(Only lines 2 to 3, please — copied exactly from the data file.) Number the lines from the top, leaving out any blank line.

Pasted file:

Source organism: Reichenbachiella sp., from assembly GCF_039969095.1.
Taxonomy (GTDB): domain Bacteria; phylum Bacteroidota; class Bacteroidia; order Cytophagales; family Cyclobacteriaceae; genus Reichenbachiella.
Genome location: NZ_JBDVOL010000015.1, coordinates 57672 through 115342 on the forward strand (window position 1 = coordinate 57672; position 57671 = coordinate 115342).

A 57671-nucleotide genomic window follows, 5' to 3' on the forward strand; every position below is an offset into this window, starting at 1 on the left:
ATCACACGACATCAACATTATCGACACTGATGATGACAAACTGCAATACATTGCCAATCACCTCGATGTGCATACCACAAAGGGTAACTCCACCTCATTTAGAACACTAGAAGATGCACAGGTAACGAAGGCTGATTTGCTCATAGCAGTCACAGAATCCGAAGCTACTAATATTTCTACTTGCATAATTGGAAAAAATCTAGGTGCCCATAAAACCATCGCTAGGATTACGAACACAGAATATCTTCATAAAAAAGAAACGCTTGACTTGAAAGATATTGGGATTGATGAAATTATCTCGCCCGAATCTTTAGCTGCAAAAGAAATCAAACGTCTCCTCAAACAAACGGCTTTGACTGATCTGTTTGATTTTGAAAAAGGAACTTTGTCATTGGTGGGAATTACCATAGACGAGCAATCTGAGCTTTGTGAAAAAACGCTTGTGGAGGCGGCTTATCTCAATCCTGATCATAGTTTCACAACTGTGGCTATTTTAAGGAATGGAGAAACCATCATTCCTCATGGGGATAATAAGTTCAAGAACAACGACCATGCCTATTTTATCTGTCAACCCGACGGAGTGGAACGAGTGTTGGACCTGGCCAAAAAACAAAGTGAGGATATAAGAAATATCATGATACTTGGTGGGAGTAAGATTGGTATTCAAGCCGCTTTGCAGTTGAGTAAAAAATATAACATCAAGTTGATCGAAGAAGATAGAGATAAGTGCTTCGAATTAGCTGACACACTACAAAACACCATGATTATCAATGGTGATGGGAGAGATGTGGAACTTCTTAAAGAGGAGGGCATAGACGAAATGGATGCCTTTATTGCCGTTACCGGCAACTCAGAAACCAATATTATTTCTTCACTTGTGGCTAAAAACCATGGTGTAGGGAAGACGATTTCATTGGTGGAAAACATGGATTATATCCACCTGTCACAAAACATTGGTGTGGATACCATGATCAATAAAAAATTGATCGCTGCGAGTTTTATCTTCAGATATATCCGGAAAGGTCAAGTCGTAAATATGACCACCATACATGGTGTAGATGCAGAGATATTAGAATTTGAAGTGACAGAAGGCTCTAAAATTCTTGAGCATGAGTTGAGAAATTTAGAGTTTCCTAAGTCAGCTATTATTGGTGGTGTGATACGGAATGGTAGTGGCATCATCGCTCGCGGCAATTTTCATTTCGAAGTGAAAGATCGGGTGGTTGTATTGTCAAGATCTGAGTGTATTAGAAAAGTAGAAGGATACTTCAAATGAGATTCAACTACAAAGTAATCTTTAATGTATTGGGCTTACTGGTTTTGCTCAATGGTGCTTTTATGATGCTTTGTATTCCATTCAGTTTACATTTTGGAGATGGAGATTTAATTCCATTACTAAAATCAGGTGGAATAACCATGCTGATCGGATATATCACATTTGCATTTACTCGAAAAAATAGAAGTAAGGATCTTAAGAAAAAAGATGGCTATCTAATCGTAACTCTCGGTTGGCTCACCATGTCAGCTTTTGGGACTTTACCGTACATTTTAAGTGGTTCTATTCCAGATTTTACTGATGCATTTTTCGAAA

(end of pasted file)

Taxonomy (GTDB): domain Bacteria; phylum Bacteroidota; class Bacteroidia; order Cytophagales; family Cyclobacteriaceae; genus Reichenbachiella.
Genome location: NZ_JBDVOL010000015.1, coordinates 57672 through 115342 on the forward strand (window position 1 = coordinate 57672; position 57671 = coordinate 115342).